Everyday Use By Alice Walker Analysis

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The devil is in everyone. However, the devil does not necessarily mean a red-skinned being with horns. No, the devil is just a figure of speech. It is a figure that can be used as a metaphor for the bad things in life. Saying everyone has a bit of the devil in them brings up the relationship between good and evil. The concept of evil represents things such as change, rebellion, and temptation; the will to be different. In Alice Walker’s “Everyday Use,” Dee symbolizes the devil. First off, Dee’s character is quite controversial. She comes into the story with a change of name; she wants to be called Wangero Leewanika Kemanjo instead of Dee. With the words of “I couldn’t bare it any longer, being named after the people who oppress me,” (Walker 300) Dee is denying her heritage. By changing her name, she disconnecting herself from her ancestors. However, later in story Dee wants the quilts. By wanting the quilts, she is talking back her heritage to which she previous denied. Those quilts were made by her ancestors of whom she is trying to take out of her life. Dee believes that her ancestors oppressed her; so why would she want the quilts if she was disowning herself from her ancestors? By going back on her…show more content…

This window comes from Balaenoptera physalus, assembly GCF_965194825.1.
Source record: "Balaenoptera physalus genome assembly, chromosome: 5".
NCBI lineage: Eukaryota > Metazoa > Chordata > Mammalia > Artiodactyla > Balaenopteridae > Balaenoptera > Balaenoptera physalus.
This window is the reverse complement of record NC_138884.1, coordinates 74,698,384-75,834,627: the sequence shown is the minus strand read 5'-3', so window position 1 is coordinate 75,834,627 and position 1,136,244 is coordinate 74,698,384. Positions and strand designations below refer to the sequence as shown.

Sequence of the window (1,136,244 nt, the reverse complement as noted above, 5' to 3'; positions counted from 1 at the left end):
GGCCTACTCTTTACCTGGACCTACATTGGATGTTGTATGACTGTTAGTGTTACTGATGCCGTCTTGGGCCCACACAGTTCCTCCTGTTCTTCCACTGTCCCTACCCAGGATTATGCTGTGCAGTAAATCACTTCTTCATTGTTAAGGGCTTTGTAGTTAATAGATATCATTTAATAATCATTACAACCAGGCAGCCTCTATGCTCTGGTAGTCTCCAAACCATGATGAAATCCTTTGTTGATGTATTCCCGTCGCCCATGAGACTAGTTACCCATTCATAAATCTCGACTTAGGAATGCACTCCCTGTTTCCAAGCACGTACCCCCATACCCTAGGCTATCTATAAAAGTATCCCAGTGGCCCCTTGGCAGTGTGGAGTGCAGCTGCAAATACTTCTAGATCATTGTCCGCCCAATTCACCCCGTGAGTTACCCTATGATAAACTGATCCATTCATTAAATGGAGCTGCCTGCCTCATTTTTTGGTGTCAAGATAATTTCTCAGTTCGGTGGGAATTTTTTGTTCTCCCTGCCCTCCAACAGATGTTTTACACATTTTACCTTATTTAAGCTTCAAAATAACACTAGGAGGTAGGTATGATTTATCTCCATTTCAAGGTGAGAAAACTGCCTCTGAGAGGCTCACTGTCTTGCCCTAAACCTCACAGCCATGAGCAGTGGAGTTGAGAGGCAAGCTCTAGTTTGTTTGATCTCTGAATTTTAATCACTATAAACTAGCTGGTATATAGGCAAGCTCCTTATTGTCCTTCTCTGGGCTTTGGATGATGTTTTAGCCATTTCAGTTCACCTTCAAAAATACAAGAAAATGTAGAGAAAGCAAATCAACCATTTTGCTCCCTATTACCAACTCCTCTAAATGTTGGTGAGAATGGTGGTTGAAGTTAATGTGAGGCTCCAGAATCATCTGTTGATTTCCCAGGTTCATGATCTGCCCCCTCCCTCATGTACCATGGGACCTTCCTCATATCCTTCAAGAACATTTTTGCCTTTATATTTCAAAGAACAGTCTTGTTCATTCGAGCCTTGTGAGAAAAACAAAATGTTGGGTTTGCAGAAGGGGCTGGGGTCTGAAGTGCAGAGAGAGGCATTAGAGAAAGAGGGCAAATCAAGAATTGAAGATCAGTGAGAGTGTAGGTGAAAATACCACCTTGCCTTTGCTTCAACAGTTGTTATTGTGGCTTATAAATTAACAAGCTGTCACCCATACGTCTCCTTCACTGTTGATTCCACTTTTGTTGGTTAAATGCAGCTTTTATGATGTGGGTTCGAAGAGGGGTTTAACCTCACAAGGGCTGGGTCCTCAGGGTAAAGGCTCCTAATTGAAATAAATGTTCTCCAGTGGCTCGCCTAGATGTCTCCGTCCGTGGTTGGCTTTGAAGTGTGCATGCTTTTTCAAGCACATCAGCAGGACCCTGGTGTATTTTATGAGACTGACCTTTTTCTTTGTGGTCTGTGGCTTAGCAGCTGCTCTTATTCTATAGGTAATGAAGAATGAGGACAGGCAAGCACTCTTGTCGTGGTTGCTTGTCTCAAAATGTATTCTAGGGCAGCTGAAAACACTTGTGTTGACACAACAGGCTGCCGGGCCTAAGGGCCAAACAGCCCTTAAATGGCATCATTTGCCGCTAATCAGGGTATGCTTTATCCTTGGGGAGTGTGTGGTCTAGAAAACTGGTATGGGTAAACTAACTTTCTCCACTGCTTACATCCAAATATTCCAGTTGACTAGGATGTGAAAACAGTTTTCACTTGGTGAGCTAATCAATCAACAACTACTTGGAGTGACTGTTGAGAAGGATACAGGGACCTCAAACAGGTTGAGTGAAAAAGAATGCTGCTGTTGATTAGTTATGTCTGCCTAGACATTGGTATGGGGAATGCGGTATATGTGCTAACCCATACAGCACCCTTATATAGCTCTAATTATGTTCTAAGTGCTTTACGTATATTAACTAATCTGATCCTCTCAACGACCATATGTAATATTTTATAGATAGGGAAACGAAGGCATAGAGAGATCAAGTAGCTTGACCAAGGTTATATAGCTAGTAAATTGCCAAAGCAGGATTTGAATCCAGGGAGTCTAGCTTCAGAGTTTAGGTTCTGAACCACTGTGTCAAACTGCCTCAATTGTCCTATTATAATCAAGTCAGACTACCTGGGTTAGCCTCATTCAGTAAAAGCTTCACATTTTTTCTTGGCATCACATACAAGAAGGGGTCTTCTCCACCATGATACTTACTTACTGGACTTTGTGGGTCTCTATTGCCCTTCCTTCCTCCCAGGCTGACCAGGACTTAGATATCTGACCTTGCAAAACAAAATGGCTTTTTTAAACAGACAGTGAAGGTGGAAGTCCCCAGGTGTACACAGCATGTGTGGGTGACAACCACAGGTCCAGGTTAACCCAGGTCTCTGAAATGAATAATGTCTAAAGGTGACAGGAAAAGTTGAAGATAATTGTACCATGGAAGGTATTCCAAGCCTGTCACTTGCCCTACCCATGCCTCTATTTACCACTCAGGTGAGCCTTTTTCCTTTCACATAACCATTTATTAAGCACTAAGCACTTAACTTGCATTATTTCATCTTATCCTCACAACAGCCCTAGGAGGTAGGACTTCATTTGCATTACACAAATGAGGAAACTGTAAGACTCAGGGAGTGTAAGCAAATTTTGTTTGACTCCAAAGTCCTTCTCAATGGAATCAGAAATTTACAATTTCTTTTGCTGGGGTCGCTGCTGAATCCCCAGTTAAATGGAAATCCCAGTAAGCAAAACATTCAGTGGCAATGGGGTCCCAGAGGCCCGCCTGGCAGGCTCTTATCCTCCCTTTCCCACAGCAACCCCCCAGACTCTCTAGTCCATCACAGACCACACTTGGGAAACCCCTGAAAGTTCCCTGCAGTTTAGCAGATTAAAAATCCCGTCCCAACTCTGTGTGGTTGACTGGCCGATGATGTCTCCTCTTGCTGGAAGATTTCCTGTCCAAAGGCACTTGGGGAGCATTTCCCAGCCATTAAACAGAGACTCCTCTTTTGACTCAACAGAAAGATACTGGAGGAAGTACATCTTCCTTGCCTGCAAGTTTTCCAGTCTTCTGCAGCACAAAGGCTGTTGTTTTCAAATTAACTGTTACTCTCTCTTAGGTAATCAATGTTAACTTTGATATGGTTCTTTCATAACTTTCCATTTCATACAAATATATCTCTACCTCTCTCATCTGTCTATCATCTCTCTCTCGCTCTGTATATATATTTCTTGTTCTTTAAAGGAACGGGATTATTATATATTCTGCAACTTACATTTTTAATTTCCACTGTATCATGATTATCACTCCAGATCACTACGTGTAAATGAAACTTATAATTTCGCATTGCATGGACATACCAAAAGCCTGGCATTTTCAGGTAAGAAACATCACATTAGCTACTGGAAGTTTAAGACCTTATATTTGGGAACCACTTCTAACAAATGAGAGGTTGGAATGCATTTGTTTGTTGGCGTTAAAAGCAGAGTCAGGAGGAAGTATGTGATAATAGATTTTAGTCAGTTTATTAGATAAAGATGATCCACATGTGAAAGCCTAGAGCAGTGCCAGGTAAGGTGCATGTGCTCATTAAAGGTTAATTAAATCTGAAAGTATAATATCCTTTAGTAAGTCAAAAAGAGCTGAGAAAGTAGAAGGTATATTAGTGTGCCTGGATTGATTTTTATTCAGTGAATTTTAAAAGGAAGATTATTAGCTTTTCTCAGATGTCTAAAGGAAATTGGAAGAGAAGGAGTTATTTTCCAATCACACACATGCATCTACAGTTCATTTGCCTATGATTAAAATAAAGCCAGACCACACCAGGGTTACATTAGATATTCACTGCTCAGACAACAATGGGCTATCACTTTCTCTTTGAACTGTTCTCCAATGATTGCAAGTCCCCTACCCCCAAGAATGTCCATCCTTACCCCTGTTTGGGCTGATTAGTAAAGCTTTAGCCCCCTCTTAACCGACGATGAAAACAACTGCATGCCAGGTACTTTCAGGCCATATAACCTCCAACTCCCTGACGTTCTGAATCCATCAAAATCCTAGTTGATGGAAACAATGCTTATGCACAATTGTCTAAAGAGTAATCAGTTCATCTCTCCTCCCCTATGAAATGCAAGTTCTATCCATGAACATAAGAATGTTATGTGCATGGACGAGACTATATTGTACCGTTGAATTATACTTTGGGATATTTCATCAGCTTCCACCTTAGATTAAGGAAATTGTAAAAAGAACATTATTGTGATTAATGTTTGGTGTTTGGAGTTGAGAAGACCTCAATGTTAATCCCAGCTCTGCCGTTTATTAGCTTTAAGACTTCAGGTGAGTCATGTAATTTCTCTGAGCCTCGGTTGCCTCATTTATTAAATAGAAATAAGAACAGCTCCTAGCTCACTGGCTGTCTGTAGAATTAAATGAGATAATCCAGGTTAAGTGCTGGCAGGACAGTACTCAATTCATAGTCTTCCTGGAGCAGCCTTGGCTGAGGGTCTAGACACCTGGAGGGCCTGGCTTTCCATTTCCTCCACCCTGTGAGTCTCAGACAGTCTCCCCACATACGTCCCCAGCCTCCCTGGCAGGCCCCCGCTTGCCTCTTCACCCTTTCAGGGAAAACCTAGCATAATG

It is said that the devil has the ability to seduce those around them; beauty symbolizes that malevolent aspect. The line “At sixteen she had a style of her own, and knew what style was,” (Walker 299) lets the readers know that Dee cared about her looks. She did not want to appear as how her family was. By having her own style, she was able to get away from the poverty that her family addressed. Mama even mentions that Dee was the one who got the genes for beauty. When Dee comes back home, her appearance could have been compared to that of a model with the flowing dress and vibrant colors. Also, unlike her sister Maggie, Dee was left unharmed by the house fire. Maggie was left with scars while Dee was pristine, her beauty left to
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